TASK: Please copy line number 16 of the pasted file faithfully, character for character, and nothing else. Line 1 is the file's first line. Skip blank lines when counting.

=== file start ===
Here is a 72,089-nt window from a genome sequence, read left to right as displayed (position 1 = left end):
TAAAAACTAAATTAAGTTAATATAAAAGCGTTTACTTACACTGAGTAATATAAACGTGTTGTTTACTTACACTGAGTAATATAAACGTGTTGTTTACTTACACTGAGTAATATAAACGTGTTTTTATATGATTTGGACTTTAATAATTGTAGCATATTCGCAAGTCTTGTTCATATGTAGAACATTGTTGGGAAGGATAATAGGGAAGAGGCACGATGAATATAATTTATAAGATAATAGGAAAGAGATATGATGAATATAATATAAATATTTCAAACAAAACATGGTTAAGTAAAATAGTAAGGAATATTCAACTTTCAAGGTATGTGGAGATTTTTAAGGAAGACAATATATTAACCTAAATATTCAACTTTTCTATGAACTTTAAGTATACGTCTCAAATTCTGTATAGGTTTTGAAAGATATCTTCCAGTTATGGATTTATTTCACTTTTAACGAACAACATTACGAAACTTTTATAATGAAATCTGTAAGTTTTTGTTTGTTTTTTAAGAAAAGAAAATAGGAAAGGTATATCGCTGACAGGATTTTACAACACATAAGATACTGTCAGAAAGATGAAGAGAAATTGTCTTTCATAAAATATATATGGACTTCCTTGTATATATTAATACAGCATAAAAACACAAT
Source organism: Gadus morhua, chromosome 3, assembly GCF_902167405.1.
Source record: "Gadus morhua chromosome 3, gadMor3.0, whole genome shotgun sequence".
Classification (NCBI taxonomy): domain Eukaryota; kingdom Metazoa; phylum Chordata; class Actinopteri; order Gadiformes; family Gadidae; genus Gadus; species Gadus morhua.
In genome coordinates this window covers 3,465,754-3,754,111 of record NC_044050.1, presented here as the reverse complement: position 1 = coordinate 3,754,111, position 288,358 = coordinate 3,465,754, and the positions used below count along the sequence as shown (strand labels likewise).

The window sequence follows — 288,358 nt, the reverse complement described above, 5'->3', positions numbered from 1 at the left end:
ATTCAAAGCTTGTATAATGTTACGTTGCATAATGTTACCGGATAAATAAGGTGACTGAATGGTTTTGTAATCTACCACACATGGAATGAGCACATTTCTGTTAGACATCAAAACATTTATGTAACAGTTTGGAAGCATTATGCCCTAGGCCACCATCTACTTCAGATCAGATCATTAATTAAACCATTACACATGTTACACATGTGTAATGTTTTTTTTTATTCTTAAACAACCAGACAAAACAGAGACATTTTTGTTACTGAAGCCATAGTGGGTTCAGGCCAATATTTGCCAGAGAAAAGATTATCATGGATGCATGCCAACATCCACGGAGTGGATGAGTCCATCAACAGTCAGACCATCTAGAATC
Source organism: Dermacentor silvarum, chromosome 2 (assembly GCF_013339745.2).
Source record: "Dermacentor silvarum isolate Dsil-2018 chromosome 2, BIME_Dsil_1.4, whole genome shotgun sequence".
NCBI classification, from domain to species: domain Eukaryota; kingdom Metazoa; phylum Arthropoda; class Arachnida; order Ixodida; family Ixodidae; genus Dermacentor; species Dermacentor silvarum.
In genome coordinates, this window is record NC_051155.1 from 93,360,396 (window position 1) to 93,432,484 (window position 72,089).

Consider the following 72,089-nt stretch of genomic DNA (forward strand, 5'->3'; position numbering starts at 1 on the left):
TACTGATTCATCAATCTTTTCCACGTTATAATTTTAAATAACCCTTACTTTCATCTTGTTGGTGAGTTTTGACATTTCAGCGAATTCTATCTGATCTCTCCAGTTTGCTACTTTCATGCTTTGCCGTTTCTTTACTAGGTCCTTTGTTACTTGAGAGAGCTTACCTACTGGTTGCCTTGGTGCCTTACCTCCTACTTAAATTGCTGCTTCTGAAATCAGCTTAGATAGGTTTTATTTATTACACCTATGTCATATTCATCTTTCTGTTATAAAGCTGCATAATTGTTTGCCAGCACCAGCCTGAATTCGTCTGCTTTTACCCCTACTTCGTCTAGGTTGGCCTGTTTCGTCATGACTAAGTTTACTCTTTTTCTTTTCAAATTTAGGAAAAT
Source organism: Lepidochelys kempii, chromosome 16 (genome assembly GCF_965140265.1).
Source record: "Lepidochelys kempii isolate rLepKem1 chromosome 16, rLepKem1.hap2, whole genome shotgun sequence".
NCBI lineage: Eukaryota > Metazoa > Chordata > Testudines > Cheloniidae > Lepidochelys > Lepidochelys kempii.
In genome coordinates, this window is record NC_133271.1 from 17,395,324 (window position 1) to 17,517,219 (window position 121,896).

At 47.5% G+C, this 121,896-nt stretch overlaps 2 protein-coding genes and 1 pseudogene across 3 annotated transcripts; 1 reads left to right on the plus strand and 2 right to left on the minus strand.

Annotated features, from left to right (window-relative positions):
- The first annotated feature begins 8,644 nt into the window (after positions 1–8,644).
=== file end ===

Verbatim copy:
Source record: "Lepidochelys kempii isolate rLepKem1 chromosome 16, rLepKem1.hap2, whole genome shotgun sequence".